THE ARTIST COLLABORATIVE PROJECT ERNEST of which Ace is a part of, recently produced an artist book as part of a residency at c3 Initiative in Portland, OR. Ace's essay, entitled Surveilling Emptiness at Wapato Jail is included in the book.
Unlike most empty prisons, Wapato Correctional Facility’s 525 beds are not haunted by ghosts, instead pristine pillows rest atop heinously cheap and hideously green mattresses that have never been slept in and do not hold indentations made by the weight of past trauma. There are no stains, no hairs, no traces of human suffering. Completed in 2004 the Multnomah County jail has stood empty till today and while it has often been described by locals as an albatross, it might more fittingly be considered a physical manifestation of Jeremy Bentham’s conception of the Panopticon. For, like Bentham’s Panopticon -a conceptual structure that, never actually housed any prisoners- Wapato Jail’s surveillance cameras perpetually watch over constant emptiness.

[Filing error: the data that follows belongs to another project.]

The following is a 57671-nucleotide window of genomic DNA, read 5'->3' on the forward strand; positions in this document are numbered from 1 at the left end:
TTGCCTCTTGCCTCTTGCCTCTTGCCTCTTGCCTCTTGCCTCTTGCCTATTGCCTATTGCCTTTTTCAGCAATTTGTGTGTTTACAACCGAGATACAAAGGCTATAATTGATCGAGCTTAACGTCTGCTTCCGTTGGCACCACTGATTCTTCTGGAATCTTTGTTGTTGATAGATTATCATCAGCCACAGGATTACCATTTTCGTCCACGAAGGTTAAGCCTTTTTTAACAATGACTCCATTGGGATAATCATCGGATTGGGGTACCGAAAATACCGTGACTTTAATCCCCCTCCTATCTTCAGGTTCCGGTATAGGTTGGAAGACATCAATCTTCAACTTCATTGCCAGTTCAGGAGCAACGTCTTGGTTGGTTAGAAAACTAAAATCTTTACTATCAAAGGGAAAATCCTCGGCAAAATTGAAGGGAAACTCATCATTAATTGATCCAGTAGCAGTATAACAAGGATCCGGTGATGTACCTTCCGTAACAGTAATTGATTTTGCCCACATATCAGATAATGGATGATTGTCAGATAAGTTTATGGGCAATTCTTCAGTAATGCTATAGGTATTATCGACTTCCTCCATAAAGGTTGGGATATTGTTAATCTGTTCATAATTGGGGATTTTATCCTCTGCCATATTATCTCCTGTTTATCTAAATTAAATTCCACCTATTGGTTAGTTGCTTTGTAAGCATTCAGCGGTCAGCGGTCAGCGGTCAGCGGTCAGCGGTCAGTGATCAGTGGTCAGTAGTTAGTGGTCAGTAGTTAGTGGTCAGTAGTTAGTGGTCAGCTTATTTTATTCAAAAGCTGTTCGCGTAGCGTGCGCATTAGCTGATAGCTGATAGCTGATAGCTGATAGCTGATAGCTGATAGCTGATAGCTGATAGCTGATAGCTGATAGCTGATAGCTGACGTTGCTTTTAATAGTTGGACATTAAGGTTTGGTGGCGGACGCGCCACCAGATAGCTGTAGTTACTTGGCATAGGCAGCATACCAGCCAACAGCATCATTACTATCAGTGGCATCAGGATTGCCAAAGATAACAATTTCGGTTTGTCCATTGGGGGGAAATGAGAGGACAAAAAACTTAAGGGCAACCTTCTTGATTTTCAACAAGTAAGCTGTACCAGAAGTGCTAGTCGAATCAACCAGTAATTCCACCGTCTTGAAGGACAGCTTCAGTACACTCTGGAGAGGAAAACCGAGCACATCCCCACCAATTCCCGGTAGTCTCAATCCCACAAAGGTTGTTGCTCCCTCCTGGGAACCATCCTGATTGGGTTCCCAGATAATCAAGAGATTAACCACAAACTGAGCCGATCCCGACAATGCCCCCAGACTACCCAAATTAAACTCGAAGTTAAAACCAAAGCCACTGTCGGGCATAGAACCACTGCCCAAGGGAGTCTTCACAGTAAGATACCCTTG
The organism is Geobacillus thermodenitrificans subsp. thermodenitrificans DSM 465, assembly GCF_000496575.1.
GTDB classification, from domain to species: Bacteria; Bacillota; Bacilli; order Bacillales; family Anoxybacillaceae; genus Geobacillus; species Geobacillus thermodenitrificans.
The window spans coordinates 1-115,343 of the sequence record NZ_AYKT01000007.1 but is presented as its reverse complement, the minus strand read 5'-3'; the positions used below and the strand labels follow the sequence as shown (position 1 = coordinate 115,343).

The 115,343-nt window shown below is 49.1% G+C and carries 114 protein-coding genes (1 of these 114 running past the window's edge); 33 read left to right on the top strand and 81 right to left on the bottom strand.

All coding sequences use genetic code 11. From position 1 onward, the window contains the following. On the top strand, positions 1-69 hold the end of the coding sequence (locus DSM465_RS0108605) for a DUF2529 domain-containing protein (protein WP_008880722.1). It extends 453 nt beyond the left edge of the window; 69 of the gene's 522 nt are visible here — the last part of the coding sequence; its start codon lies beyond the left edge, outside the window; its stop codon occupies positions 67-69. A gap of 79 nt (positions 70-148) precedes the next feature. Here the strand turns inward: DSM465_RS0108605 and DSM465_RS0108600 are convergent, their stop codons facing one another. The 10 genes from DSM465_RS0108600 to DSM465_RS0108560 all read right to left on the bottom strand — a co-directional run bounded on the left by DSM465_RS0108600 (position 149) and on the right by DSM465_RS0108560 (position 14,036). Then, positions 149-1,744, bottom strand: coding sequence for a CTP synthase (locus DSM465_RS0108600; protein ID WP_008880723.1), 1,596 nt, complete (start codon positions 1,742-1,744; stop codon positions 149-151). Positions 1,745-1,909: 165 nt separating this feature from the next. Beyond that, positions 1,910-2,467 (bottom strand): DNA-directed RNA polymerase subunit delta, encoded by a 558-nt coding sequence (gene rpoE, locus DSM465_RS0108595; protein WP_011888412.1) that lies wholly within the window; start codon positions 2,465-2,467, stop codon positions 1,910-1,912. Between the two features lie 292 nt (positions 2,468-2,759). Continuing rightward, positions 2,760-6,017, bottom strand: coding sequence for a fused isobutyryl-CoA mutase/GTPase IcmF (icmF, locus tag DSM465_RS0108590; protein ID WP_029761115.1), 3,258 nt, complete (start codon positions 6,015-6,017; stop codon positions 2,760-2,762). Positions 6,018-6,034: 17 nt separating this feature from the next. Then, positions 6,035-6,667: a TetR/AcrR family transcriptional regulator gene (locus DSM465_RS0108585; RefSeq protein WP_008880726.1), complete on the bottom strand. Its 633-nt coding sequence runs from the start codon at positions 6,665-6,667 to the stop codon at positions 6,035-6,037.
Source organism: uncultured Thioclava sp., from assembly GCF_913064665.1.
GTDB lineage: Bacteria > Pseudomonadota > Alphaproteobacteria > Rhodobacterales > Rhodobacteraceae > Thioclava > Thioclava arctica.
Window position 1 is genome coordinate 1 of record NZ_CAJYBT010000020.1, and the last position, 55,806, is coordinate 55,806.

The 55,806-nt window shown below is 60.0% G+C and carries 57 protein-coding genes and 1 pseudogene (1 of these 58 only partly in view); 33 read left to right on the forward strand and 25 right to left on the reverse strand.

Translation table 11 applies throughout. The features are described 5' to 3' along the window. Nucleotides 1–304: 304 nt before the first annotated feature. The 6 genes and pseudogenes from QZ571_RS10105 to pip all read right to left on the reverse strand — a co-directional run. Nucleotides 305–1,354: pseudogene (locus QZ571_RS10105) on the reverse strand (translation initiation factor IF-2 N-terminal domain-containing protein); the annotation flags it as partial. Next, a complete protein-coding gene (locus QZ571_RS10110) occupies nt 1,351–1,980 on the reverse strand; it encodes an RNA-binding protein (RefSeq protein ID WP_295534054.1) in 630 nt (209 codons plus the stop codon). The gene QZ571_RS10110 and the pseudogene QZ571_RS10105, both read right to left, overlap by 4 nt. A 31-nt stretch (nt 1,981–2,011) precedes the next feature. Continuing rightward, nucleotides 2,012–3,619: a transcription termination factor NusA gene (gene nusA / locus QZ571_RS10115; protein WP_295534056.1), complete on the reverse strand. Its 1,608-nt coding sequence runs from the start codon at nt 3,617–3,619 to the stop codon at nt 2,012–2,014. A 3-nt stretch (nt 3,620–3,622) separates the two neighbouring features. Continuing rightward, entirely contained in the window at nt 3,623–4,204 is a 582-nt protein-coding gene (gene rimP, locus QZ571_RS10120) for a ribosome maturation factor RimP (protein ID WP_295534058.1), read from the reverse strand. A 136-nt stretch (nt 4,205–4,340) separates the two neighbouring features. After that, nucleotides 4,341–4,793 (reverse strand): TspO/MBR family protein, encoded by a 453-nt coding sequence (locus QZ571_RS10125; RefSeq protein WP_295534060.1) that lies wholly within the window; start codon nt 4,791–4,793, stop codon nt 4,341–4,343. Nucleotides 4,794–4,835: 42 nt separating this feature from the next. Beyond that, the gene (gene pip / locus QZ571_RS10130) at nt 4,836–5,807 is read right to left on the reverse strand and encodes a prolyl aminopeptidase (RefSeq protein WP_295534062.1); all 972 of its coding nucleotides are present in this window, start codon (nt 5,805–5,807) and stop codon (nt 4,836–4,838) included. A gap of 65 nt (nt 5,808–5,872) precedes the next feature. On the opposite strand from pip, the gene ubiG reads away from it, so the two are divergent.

Demos: Wapato Correctional Facility was comprised of a video, publication, limited edition print and a roundtable event. Acting as a conjuror of sorts, the character of Coyote leads the video component of Demos, transforming the specific architecture, history and politics of Wapato Jail into a platform for conversation and collaboration. The project’s publication is created in collaboration with Portland art press, Container Corps, and includes a collection of essays, artworks, research, and primary documents. Its contents are both specific to Wapato Correctional Facility, and related to general issues of incarceration, participatory citizenship, and the role of art in social justice and storytelling. The roundtable component of Demos provided a platform for exploration, open conversation, and a broadened investigation of themes relating to the empty jail facility, both locally and nationally.